Sunday, August 6, 2023

Eulogy for My Mother

So my Mom died a few days before Mother’s Day, on May 14, 2023, to be precise. I’ve sort of been collecting my thoughts these last few months trying to figure out what to say. She was 84.

It was inevitable, I suppose, that I would post a blog about this. Not that bringing myself to write something has been easy. It has not. It has, however, been easy to distract myself from doing it, by finding other things to do, like, oh, I don’t know … visiting cemeteries. But I’ve got skin in the game.

I don’t want this to be maudlin or clich├ęd, like, to everything there is a season, I see her face in the sky, in the trees, in a running stream, all that junk. I do, however, see her face in a Wendy’s Strawberry Frosty and ripe tomatoes. She liked oddball stuff, like sardines, zucchini, black tea, fried green tomatoes, and SPAM. Which I attributed to her being of Welsh descent. I don’t know why.

Her physical health had been on a slow decline for about five years, but mentally, she was sharp. Spoke with her on the phone at least weekly (I live 120 miles away) and visited as often as I could. She loved her three children and four grandchildren. Wait – I’m getting maudlin. Let’s shift gears.

At the Bedside 

She fell in her apartment a few days before she died, and told my brother, “I think I need to go to the hospital.” I don’t really think any of us knew this was the beginning of the end, but I let my three grown children know, so they could visit. And they did. Bless them. And I know Mom enjoyed seeing them. They loved her. Her door was always open to them. It’s funny, they have so many DIFFERENT memories of her than I do. They all seem to have this lasting memory of the view over Wyoming Valley (northeast Pennsylvania) from my parents’ home on the mountain. 

Over the course of the next few days, she slowly got worse. Pain needed morphine; lungs needed oxygen. The afternoon she died, I had only been at her hospital bedside for about an hour when she started to slip away from us. My brother Tim was also there, along with my adult son Chris, and oldest daughter Juli with her new boyfriend. Wondered if this was their first date. I told him this was trial by fire for their relationship. My second oldest daughter, Collette, had been at her bedside for days prior to Mom’s demise. Her last remembrance of her grammy was when grammy was still alive. The next day my Mom was gone. Although I’m glad I was there for my Mom’s last conscious moments, I’m not sure which is easier to handle – being there or not, for that last breath.

Passing Away

When people say someone “passed away,” I always thought this was a lame and silly way of softening the blow. As Indian writer Sadhguru says, “Children are taught never to utter the word [death] at home, unless the God of Death chooses to visit, while the adults are on a quest to invent overly woke euphemisms that try to mask the bluntness of the event…” (Death – An Inside Story, Penguin, 2020).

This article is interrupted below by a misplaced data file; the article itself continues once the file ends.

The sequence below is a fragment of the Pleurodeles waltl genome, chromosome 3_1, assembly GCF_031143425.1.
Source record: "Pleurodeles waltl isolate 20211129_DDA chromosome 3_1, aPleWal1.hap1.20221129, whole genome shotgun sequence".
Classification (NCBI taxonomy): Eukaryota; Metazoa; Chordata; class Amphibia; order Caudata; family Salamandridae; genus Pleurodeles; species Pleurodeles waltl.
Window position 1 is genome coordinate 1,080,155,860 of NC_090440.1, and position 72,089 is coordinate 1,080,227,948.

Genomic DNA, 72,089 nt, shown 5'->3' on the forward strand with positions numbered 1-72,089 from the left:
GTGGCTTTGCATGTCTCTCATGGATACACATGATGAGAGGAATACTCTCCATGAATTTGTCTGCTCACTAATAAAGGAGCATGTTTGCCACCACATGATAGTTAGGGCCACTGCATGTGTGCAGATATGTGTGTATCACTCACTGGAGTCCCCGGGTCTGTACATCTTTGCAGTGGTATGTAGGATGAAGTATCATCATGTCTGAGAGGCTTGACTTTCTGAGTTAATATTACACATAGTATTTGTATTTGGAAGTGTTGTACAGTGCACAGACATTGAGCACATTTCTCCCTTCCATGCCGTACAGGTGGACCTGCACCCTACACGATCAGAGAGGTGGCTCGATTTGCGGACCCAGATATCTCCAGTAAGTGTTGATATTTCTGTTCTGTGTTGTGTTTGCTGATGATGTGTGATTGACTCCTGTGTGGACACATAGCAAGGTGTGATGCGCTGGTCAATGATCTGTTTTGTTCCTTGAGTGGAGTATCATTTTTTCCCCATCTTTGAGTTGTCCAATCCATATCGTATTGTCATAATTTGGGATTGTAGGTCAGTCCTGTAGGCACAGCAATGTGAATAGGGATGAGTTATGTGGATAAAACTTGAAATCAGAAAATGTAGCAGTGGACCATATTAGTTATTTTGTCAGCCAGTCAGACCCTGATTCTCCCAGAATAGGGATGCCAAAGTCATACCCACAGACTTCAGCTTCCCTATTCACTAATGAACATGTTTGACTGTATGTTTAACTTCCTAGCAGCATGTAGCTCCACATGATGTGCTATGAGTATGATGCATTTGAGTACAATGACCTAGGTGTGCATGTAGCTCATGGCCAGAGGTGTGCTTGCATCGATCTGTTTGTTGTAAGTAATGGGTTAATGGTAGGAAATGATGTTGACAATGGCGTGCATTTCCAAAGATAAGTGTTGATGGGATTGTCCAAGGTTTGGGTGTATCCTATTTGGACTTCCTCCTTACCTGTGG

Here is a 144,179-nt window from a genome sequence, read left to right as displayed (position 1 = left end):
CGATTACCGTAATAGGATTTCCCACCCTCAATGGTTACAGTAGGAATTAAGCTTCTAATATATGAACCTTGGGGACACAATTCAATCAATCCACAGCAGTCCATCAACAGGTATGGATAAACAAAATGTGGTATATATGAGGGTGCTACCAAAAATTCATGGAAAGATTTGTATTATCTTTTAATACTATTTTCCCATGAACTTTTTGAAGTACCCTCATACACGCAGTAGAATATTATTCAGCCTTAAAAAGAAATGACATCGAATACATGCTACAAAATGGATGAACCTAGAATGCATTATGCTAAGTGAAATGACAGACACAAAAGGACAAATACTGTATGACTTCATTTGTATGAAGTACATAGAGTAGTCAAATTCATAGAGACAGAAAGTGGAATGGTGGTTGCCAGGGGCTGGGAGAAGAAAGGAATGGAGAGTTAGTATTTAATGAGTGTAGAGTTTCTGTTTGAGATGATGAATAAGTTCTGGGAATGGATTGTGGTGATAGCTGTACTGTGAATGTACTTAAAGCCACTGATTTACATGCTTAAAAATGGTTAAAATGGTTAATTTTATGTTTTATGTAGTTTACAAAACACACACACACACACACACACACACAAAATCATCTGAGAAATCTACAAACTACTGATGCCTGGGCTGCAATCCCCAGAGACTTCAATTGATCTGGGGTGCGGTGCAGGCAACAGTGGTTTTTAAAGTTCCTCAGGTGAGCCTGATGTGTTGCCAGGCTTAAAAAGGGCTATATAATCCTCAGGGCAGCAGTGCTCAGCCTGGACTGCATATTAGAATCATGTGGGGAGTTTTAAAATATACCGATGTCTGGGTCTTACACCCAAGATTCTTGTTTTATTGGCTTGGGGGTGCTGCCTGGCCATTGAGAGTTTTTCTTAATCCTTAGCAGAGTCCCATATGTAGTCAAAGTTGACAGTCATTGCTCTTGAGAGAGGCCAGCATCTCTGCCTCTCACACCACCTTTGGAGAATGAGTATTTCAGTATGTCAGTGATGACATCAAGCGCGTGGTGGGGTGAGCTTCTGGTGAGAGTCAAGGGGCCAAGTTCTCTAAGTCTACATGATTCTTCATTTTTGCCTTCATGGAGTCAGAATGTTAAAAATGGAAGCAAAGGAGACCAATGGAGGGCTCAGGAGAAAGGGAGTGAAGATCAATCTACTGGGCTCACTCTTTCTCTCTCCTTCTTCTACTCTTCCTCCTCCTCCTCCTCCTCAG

I was surprised, however, to witness my Mom’s “passing.” That is truly how she seemed to leave us. Over the course of an hour, systems slowly shut down, pulse ox dropped (she was on cardiac monitoring), heart rate slowed, pressure dropped to essentially nothing. It was as if the curtains were slowly being drawn closed. Now I understand the gravestone symbolism of the stone-carved curtains being drawn. 

Did my twenty years’ worth of cemetery photography prepare me in any way for this? It did. I guess it made the inevitable seem more likely. Also made me realize that I’ve only got twenty years before I reach my Mom’s age. But I suppose that just as my Mom will continue to live on through all the people who knew her, I’ll live on in the memories, habits, and behaviors of people I know. 

My Mom liked my daughter Olivia’s fencing demonstration the last time we visited, and I only wish she could’ve heard and seen Olivia play the piano. I wish she could’ve seen rock star Chris on stage. I wish she could’ve seen Juli painting in her studio. I wish she could’ve joined me and Collette at the punk rock flea market. But she continues to live on in all of us.

All my children enjoy music, and my Mom did too. She was a big Tony Bennett fan, and I guess his death recently (July 21, 2023) is what finally prompted me to begin writing this. She and my Dad (also deceased) saw Bennett perform in the early 1960s at the Steel Pier in Atlantic City. Kind of glad she wasn’t around to see him go. He was a testament to longevity to her. 

Mom's last uneaten meal, with some forget-me-nots we sent her for Mother's Day.